Hi, pytorch gurus:
I have a training flow that can create a nan loss due to some inf activations, and I already know this is because of noisy dataset yet cleaning up the dataset is hard/disallowed and dataset/dataloader is fixed. Hence, I’m looking for a way to live with nan loss.
One thing I can do is that after backprop is over, I can reset the gradients all zero and continue for the next batch. But, this requires to iterate all the grads, which looks excessive.
Is there a clean way to set loss as zero and ensure all gradients become zero too automatically, rather than resetting after backprop? I tried to reset loss manually zero, but once I do backprop, still grad is abnormal. I can skip the whole backprop, but this can be a problem in DDP env, as some GPUs will still do backprop, causing deadlock (and, I don’t want additional sync up).
Any hint or guidance?
Well when you run optimizer.zero_grad() you are basically iterating over all the parameters. DUnno why you say it’s expensive.
Anyway. Just check if the loss is nan
if not torch.isnan(loss):
And that’s all
I should have been more clear about that. Resetting grad is mechanically not expensive, but what I meant was losing these gradients itself and not getting weight updated in DDP setup. I have N GPUs, each B samples. If there is one nan in loss, then after all-reduce all grads need to be discarded, and N*B samples don’t contribute to the convergence.
Now, I’m thinking of letting nan loss backprop but hijack the Allreduces using hook?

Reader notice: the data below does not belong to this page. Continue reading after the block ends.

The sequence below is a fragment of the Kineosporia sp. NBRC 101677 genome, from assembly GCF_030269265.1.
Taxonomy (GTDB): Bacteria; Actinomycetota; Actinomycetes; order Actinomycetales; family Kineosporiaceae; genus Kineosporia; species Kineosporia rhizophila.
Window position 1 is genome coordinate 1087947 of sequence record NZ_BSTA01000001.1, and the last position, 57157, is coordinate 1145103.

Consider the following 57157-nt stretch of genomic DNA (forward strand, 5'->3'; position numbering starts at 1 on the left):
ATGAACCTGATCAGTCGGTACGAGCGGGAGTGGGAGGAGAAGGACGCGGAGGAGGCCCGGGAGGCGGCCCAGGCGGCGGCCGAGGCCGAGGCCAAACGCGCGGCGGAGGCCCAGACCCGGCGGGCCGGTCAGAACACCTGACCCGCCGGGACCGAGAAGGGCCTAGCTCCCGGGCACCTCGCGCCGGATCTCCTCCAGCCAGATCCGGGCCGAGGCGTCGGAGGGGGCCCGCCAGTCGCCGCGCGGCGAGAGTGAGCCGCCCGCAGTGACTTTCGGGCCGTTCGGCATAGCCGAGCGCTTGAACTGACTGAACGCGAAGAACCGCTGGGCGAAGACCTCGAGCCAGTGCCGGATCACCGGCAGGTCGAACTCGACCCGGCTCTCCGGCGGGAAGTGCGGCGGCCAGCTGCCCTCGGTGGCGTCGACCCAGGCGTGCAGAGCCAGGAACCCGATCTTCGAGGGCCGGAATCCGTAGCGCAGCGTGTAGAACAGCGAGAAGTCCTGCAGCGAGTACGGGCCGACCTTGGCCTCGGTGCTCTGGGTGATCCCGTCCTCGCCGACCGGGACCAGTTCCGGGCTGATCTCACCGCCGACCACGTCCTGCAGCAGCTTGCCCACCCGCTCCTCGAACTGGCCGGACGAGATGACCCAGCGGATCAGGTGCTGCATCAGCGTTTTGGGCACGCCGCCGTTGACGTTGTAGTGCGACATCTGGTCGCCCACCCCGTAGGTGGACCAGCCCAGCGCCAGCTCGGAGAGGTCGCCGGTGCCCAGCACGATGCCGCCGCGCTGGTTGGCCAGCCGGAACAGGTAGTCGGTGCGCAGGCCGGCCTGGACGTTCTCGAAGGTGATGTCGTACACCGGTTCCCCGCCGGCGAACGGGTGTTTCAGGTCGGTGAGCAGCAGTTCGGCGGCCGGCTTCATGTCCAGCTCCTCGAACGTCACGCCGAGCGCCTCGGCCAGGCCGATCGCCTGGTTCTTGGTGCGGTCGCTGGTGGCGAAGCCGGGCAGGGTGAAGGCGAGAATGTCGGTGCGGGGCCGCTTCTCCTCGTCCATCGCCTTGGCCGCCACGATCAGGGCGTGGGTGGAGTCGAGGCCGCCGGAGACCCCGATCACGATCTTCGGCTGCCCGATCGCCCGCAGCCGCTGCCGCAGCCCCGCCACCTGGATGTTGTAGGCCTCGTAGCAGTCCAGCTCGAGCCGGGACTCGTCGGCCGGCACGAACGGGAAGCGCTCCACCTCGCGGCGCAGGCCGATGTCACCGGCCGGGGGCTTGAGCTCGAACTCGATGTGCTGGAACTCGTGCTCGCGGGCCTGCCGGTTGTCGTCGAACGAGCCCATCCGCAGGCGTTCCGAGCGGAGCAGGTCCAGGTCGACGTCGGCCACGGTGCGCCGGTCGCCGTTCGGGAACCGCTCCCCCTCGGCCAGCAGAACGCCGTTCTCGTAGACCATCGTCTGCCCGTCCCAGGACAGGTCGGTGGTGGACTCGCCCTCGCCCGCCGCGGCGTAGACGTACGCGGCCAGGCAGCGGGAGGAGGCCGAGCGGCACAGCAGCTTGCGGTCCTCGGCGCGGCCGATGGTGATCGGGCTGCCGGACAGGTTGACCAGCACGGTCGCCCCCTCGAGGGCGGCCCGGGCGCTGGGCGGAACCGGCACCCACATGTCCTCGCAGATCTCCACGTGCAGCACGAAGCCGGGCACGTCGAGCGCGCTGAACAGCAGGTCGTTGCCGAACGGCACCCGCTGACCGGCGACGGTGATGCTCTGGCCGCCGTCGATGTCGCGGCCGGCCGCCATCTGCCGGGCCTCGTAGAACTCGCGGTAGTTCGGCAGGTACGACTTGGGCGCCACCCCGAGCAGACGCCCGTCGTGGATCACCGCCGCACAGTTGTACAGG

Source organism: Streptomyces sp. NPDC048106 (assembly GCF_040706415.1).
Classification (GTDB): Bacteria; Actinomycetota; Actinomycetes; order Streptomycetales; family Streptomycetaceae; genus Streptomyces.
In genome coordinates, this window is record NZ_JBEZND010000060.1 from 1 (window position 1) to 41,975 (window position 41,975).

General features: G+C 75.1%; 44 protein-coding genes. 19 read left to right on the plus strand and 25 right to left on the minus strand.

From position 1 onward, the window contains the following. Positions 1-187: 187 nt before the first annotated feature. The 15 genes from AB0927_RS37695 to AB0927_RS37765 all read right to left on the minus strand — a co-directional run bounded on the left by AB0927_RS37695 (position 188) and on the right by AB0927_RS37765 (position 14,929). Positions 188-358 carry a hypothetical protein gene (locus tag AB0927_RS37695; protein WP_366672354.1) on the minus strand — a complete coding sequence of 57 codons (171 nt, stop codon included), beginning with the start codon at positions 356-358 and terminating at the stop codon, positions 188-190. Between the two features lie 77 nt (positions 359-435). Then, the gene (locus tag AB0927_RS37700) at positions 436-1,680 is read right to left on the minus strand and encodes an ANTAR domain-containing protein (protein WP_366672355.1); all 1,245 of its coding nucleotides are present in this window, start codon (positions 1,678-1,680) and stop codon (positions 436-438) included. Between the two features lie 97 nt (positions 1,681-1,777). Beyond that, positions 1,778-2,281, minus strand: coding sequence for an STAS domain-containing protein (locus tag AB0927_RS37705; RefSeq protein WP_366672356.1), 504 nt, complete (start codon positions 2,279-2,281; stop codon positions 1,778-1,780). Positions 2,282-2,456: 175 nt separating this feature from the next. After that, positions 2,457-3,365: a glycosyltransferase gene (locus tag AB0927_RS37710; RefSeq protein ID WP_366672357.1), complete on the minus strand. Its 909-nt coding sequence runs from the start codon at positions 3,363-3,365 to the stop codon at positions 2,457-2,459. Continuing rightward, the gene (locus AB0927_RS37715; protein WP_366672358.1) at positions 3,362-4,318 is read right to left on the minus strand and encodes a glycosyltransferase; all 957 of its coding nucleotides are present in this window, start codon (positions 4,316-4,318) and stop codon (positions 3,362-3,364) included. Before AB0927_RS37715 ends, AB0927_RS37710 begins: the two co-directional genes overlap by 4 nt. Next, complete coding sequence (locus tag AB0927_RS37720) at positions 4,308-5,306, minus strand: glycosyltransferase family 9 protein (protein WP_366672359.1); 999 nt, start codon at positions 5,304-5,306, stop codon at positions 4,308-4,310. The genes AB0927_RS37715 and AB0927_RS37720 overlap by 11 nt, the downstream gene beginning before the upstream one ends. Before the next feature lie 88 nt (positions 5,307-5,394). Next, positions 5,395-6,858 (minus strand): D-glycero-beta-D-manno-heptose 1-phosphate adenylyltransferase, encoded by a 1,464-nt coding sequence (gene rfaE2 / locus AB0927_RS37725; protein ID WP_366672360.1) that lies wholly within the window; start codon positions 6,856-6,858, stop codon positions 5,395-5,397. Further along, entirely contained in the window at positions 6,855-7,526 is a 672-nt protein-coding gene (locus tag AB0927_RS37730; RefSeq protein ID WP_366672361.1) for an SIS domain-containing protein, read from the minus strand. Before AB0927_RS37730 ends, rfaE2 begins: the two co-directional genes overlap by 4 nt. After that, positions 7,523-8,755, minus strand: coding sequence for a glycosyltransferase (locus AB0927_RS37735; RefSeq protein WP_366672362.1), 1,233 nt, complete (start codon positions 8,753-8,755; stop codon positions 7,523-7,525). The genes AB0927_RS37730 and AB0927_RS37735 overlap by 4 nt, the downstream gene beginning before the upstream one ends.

You can simply remove the NaNs at some point inside the model by masking the output. If your loss is elementwise it’s pretty simple to do. If your loss depends on the structure of the tensor (i.e. a matrix multiplication) then replace the NaN by the null element. For example, tensor[torch.isnan(tensor)]=0 or tensor[~torch.isnan(tensor)]
In the last term. most of the losses are an average of all the samples in the batch. N*B in your case.
Official pytorch losses has a flag called reduce or something similar which allows to return the value of the loss for each element of the batch instead of the average.
At that step you can simply remove the NaN element and do a manual average+backprop.
Using hooks seems too complicated to me.
I expected that sort of, but to double confirm: So, I have to replace all Nan in the activations with something else like zero?
Yep but be aware of your problem.
For example, if your gradient is a multiplication, then replacing by 0 does the job. You have to think of the null element (that one which is gonna make the gradient to be 0)
Otherwise just do the simple trick which is removing those NaNs from the N*B loss tensor.
There is a function already to replace nans in pytorch.